Natural Hazard Case Study - Hurricane Mitch

AQA A GCSE Geography Unit 2: Human Geography

Natural Hazard Case Study

Hurricane Mitch

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  • Created by: Jordan
  • Created on: 27-05-13 16:53

Natural Hazard

Hurricane Mitch

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Hurricane Mitch hit Honduras and Nicaragua in October 1998


HDI: 0.57

GNP: $600 per capita

Adult literacy: 73%

Population per doctor: 1266


HDI: 0.53

GNP: 380

Adult literacy: 66%

Population per doctor: 2039

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Impacts on Nicaragua

Around 3000 people were killed

Crops failed and 50,000 animals died

70% of roads were unusable and 71 bridges were damaged and destroyed

23,900 houses were destroyed and 17,600 more were damaged

340 schools and 90 health centres were damaged and destroyed

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Impacts on Honduras

Around 7000 people killed

Destroyed 70% of the country's crops e.g. bananas, rice, coffee beans

Around 70-80% of the transport infrastructure was severely damaged

35,000 houses were destroyed and 50,000 more were damaged

20% of schools were damaged, as well as 117 health centres and 6 hospitals

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Set Back Development in Nicaragua

In 1998 GDP grew 4%, which was less than estimated. The rate of growth slowed in the later months of 1998 - after Hurricane Mitch hit.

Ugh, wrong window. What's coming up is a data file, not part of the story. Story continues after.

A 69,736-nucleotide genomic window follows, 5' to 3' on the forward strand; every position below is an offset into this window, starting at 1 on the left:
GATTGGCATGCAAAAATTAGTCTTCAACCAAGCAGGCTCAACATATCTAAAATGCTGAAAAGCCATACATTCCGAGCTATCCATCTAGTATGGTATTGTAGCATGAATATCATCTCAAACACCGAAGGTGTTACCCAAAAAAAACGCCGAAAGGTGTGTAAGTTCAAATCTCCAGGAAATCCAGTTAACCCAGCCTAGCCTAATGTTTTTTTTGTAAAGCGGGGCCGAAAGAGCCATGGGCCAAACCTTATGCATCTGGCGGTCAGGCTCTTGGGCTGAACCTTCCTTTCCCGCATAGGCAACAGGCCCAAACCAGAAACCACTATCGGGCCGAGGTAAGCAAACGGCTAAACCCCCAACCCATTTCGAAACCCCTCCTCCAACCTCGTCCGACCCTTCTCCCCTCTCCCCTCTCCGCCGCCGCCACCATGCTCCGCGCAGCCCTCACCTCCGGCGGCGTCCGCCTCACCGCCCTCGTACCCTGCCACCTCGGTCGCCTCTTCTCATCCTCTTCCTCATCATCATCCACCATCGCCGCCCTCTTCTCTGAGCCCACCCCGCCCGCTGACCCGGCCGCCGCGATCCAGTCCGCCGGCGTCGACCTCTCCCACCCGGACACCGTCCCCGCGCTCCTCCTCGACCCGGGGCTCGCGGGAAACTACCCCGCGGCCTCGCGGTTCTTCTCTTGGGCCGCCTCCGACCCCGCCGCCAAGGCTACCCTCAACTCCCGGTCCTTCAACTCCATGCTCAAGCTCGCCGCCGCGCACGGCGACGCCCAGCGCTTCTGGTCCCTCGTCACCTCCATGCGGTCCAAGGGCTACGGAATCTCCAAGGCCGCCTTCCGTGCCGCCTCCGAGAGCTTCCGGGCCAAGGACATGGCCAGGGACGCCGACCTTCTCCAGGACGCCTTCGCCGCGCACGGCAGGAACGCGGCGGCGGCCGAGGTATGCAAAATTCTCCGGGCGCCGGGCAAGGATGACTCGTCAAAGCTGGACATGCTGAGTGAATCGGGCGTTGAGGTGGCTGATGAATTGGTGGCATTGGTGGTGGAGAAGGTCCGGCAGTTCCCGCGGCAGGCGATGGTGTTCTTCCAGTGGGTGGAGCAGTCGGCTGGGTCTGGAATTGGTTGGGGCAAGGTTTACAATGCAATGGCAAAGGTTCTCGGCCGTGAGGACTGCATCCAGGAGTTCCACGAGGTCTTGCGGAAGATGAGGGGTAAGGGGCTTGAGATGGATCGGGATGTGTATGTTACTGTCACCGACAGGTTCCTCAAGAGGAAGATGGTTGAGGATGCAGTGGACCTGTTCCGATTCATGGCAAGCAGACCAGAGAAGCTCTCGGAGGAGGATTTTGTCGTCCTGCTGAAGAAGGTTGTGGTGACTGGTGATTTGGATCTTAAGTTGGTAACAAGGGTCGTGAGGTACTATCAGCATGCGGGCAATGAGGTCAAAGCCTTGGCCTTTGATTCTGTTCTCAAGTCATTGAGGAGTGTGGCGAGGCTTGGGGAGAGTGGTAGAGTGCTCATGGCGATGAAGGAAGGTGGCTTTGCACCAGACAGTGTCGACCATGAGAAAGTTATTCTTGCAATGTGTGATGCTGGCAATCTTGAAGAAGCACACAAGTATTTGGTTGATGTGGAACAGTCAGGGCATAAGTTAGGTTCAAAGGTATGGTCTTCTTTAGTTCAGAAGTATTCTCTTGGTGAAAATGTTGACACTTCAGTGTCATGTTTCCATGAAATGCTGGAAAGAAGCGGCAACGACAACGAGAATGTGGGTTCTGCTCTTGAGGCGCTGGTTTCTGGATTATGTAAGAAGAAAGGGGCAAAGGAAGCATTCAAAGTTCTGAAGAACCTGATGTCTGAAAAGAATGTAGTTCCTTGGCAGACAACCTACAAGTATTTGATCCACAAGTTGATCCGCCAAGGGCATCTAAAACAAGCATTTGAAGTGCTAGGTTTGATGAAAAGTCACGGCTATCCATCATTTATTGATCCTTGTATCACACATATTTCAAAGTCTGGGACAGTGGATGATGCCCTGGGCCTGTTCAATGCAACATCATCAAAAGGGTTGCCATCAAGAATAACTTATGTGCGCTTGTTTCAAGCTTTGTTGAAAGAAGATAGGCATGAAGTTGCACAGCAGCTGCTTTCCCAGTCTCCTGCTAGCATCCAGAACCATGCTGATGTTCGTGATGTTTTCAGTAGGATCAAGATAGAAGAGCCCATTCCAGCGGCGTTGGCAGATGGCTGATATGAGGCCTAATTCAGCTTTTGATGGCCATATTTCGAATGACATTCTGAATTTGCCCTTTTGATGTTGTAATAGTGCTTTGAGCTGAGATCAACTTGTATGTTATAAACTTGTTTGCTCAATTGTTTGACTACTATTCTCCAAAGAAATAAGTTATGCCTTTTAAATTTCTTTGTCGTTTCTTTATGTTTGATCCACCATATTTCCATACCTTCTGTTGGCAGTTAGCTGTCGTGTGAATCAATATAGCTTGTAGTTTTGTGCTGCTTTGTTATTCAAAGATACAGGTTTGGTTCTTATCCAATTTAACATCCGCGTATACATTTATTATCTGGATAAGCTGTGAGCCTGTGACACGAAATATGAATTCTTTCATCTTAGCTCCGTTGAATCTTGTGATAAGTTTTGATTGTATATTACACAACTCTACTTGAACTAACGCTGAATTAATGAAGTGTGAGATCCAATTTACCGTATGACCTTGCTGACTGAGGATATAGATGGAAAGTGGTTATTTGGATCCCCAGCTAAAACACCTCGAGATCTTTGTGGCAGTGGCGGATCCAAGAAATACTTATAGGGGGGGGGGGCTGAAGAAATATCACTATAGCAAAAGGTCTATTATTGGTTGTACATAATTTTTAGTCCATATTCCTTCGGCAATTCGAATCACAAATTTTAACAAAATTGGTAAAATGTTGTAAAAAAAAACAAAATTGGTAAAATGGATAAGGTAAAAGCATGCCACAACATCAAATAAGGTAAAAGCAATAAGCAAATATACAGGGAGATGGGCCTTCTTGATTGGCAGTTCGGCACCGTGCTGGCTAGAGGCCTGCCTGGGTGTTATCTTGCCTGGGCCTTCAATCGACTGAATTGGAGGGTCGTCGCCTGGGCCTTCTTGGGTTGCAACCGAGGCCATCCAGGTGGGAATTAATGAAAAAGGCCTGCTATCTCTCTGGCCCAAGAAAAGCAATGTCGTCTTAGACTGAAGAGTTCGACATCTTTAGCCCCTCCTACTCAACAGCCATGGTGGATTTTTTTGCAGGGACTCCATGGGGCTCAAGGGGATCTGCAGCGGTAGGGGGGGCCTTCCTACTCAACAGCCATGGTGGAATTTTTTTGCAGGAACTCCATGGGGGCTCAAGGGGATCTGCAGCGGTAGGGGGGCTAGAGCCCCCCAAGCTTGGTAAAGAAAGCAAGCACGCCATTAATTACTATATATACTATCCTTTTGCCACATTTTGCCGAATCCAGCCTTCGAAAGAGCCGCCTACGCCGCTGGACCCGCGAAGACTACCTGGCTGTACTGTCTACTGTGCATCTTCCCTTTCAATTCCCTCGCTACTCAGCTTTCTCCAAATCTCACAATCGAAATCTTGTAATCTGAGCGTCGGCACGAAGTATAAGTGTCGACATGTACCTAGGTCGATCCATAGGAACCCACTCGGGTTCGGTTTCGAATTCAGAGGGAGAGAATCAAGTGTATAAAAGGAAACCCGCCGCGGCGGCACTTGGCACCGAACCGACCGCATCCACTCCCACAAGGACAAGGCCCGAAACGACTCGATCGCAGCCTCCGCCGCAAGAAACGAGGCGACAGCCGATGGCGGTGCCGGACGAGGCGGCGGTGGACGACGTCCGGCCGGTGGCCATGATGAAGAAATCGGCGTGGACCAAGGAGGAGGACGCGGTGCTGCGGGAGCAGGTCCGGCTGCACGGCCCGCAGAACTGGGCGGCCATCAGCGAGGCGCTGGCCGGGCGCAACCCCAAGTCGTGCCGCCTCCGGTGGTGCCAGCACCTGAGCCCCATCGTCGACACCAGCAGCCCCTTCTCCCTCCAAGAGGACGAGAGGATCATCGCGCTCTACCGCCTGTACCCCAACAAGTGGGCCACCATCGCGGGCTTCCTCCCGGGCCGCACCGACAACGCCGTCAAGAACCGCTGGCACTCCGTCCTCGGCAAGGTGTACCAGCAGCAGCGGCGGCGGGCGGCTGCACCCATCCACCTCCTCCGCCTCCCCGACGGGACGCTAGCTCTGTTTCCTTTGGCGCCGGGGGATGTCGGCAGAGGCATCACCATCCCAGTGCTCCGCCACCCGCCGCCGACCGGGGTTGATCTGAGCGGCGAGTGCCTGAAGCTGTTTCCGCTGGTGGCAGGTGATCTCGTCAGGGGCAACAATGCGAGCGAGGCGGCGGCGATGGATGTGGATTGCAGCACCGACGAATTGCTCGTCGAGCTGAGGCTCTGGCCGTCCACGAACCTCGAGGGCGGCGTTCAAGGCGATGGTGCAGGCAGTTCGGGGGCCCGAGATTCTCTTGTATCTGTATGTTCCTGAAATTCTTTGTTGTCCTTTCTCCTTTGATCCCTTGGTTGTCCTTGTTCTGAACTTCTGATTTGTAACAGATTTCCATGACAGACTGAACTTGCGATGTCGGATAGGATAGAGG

Exports of rice and corn went down, because crops were damaged. Therefore people earnt less money, so were poorer, and government had less to spend on development

Total damage caused by the hurricane is estimated to be $1.2 billion. Cost of repaires took money away from development

Education of children suffered - number of children that worked increased by 8.1%. Therefore children had a lower quality of life and found it harder to get good jobs later in life

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Set Back Development in Honduras

In 1998 money from agriculture made up 27% of country's GDP. In 2000 fallen to 18% because of damage to crops. This reduced quality of life for people who working in agriculture as they made less money

GDP was estimated to grow 5% in 1998, but only grew 3% due to hurricane. This means there was less money for development than if the hurricane hadn't hit.

Cost of repairing and rebuilding houses, schools and hospitals was estimated to be $439 million, which could have been used to develop the country

All these things set back development - the Honduran President claimed the hurricane destroyed 50 years of progress.

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